With most businesses likely to be operating to some extent with public money, government scrutiny of business is likely to increase. This could mean increased regulation, particularly in the areas of supply chain management and employee and public health.
At the start of the crisis we asked Boards and General Counsel about their organisation’s preparedness to respond to high impact risk events. While the aggregate figures were similar, there were noticeable divergences, such as on technological and organisational risks where Board Directors were more positive.
Organisation preparedness for risk
Under the pressure-test conditions of the COVID-19 crisis, it would appear that Board Directors may have had a more accurate view of the position. All the feedback we have received from General Counsel has expressed how impressed they have been with their organisation's ability to respond and adapt quickly.
The areas of divergence have been largely consistent year on year. A silver lining of the current crisis may be that Boards and General Counsel will be forced to discuss attitudes around legal risk in order to find greater understanding and alignment. Overall, it is striking how aligned Board and General Counsel perspectives are, challenging the characterisation of the legal function as being particularly risk averse.
Against the background of COVID-19, uncertainty over the influence of China, changing societal values around work, political and market pressures to respond to environmental concerns, data and cyber risks, the technology skills gap, the increasingly data driven nature of organisations and ever-increasing connectivity and mobility, it is no surprise that most respondents perceive an increase in risk, and also perceive that the pace of change is accelerating faster over time.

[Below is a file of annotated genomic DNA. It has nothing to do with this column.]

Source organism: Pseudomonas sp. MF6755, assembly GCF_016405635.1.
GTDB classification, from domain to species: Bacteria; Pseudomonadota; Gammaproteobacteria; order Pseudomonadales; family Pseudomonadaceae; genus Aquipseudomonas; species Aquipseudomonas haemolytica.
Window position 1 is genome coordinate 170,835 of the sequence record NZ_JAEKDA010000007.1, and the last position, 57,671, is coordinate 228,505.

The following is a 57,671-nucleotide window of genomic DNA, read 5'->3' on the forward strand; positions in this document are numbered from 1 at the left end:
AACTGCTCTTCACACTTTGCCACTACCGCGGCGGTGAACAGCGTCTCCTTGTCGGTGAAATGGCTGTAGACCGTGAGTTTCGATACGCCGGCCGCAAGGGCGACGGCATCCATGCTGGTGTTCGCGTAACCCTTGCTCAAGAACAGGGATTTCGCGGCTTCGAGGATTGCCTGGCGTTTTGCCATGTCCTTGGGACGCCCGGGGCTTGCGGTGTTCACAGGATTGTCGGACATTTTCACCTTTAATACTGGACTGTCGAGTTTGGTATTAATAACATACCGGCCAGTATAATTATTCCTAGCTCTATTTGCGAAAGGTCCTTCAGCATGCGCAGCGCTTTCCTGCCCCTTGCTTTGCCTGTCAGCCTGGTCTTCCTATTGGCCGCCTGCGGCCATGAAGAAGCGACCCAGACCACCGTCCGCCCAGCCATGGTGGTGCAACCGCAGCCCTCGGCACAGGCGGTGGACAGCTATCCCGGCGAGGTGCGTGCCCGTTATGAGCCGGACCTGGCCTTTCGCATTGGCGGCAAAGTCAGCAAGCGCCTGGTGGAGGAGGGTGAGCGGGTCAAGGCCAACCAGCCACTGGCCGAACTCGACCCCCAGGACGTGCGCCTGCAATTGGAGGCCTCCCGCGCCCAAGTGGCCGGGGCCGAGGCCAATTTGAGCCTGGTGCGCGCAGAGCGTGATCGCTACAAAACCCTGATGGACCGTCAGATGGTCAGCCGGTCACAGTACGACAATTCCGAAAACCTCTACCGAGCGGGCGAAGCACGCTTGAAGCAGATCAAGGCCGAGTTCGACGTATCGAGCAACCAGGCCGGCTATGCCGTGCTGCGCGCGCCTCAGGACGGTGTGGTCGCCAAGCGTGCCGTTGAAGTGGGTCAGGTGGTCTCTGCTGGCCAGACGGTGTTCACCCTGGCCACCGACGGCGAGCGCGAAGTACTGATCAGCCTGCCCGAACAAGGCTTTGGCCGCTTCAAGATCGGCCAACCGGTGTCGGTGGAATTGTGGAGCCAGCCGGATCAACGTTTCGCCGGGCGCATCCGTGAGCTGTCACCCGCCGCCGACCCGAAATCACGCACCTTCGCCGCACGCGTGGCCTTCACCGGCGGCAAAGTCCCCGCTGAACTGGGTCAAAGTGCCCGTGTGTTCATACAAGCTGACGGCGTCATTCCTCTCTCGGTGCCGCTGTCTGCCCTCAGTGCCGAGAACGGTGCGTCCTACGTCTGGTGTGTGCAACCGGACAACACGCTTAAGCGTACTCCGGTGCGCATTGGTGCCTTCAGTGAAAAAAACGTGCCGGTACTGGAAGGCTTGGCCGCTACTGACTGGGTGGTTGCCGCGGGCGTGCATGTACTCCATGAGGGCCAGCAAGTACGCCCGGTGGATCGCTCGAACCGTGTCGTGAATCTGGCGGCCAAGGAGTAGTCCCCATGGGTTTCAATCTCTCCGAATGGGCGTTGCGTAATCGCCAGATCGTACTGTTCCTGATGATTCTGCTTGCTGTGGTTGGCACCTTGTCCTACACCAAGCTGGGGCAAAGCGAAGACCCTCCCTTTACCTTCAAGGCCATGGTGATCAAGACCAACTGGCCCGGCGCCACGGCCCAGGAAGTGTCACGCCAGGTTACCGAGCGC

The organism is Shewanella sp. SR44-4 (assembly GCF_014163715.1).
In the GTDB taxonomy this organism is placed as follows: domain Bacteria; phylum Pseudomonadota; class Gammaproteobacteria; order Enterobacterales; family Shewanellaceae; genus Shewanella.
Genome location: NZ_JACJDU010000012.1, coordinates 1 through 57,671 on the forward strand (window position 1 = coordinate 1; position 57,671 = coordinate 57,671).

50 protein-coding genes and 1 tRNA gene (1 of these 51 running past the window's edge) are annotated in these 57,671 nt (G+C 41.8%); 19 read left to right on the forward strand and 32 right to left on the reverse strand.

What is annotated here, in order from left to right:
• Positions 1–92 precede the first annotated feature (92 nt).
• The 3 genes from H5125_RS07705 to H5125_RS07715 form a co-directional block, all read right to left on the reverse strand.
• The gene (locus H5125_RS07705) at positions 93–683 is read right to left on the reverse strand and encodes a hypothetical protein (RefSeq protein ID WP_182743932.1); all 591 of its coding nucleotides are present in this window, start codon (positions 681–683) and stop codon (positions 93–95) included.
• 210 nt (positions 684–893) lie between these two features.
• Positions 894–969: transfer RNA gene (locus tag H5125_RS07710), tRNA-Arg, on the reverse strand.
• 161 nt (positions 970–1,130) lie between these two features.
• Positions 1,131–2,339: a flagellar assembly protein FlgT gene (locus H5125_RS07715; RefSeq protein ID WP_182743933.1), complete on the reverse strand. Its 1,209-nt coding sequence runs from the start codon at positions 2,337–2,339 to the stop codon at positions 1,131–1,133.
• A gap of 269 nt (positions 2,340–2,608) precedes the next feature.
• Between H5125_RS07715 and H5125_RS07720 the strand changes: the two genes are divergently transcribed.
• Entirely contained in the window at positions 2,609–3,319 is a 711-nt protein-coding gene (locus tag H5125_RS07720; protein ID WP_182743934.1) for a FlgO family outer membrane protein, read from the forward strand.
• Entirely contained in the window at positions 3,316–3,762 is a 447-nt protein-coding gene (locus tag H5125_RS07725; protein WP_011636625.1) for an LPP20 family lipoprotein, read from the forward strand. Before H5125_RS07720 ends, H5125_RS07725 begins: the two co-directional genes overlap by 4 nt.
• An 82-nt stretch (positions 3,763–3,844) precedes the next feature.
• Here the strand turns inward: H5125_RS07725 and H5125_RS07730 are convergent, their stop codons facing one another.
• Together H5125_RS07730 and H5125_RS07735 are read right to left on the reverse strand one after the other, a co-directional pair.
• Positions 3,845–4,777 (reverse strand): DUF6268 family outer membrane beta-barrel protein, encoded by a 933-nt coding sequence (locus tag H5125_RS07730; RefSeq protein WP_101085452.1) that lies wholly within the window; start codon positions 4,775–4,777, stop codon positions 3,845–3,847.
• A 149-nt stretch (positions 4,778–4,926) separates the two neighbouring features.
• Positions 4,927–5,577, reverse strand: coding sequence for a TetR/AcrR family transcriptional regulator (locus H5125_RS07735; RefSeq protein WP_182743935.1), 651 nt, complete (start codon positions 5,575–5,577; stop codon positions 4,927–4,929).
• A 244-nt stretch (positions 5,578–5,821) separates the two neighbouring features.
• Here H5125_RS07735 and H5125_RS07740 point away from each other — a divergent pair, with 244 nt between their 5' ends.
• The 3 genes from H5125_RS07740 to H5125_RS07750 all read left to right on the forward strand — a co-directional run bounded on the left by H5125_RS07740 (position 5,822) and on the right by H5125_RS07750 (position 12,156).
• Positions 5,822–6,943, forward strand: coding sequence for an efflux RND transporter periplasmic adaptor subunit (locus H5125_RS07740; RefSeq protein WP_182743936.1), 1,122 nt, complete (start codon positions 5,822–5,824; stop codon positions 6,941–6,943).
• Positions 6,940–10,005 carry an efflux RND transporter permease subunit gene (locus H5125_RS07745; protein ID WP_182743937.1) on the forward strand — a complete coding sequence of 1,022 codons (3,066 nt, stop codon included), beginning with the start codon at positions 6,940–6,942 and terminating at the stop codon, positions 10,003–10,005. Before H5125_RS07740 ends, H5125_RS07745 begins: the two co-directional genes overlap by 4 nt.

Complex risk landscape
Prior to the crisis legal functions also experienced a particularly demanding period of new and increasing regulatory requirements, including both regional legislation (such as GDPR) and additional sector specific regulation.
Complexity comes from the sheer volume of information. If Trump tweets, we have to react to that. We have to acclimatise to high volumes of information which now includes intuitive and personal views due to the platforms available.
Ronald Cheung, Legal and Risk Management, Fung Group
Preparing for an increasingly challenging risk landscape is a priority for both Boards and General Counsel alike. The boundaries between legal, reputational and regulatory risk have continued to become less clear, so integrating and aligning activities of separate departments (such as corporate affairs, risk and compliance) is more necessary than ever. It is an encouraging step in achieving this alignment that General Counsel and Board Directors largely agree about the risk priorities they face and the extent to which competitive pressures are increasing the appetite for risk.
Brexit to have long term financial impact
Although Brexit is no longer the primary focus it once was, General Counsel and Board Directors remain concerned about Brexit’s impact on their business, the emphasis is now less about long-term financial impact and more about operational issues such as staff morale.
Nearly half expect the long-term impact on staff morale to be negative. Impact on supply chains is also expected to be negatively affected, and a third expect short term financial performance to suffer.
Before the lockdown started, the greatest impact of the #MeToo movement was perceived to be on changing the work environment and culture, with Board Directors particularly recognising a transformation. However, relatively few respondents said that #MeToo directly impacted specific operational processes such as use of NDAs or people management procedures and processes.
This may imply that the fundamental legal and operational framework to address concerns raised by #MeToo is largely in place; and that the most significant impact has been raising awareness and changing cultural attitudes. The impact has been more about how issues relating to sexual misconduct are perceived and considered rather than changes in the processes to deal with them.